NFC West maven Mike Sando put together this handy chart on franchise and transition tag numbers.
Teams have until Feb. 25 to tag players. They then get the player's services for one year according to these prices:
2010 Franchise and Transition Values
A franchise tag gives the tagging team the right to match any offer sheet a player signs. If it chooses not to match, it get a first- and third-round pick as compensation. That’s pretty prohibitive and all but it assures he’s yours. (You can make the tag exclusive and eliminate the possibility of an offer sheet by tendering to the average of the five highest current salaries at the position, as opposed to five highest previous year salaries, which is the formula used to reach the numbers above.)
A transition tag comes with the right to match an offer sheet but no compensation if you choose not to match it.
From the NFL: "In capped years, a club may designate a franchise player or a transition player. In the final league year (2010), a club may designate one additional transition player."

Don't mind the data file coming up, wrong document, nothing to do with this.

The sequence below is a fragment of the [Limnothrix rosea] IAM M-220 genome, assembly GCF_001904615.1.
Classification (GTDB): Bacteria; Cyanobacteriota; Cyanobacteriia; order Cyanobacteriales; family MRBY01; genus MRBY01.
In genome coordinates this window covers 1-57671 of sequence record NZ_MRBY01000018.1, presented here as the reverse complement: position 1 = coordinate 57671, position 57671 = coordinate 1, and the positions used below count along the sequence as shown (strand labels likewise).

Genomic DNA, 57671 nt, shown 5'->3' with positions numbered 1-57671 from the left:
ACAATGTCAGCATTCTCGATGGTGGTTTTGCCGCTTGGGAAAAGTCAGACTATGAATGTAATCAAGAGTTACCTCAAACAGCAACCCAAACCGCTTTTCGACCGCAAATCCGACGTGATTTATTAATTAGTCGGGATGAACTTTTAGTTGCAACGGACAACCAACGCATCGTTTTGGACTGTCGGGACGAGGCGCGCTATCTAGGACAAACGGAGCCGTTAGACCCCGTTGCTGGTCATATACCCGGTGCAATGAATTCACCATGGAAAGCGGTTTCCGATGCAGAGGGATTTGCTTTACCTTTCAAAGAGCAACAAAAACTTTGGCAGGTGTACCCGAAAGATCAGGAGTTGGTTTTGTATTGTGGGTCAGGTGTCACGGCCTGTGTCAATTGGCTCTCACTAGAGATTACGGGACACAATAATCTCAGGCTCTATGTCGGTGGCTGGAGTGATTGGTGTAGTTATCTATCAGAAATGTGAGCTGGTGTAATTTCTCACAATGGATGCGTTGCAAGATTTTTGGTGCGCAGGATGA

The AFC South may not do much tagging.
Houston’s lone candidate is Dunta Robinson, who was unhappy to be tagged last season and tried unsuccessfully to negotiate a deal where they promised not to tag him a second time.
In Indianapolis, Gary Brackett is a guy the Colts need to keep, but they should be able to do so for less than $9.68 million. They once tagged Edgerrin James and used tags to hold on to Dwight Freeney and Dallas Clark while working out long-term deals. Perhaps they tag Brackett to retain his rights and tell him it’s all about buying themselves time to work out the long-term deal they both want.
Jacksonville has no pending unrestricted free agents worth a tag.
The Titans have key players who will be unrestricted free agents -- Kevin Mawae, Keith Bulluck, Kyle Vanden Bosch -- but those prices are just too high for them to try to go this route with an older guy.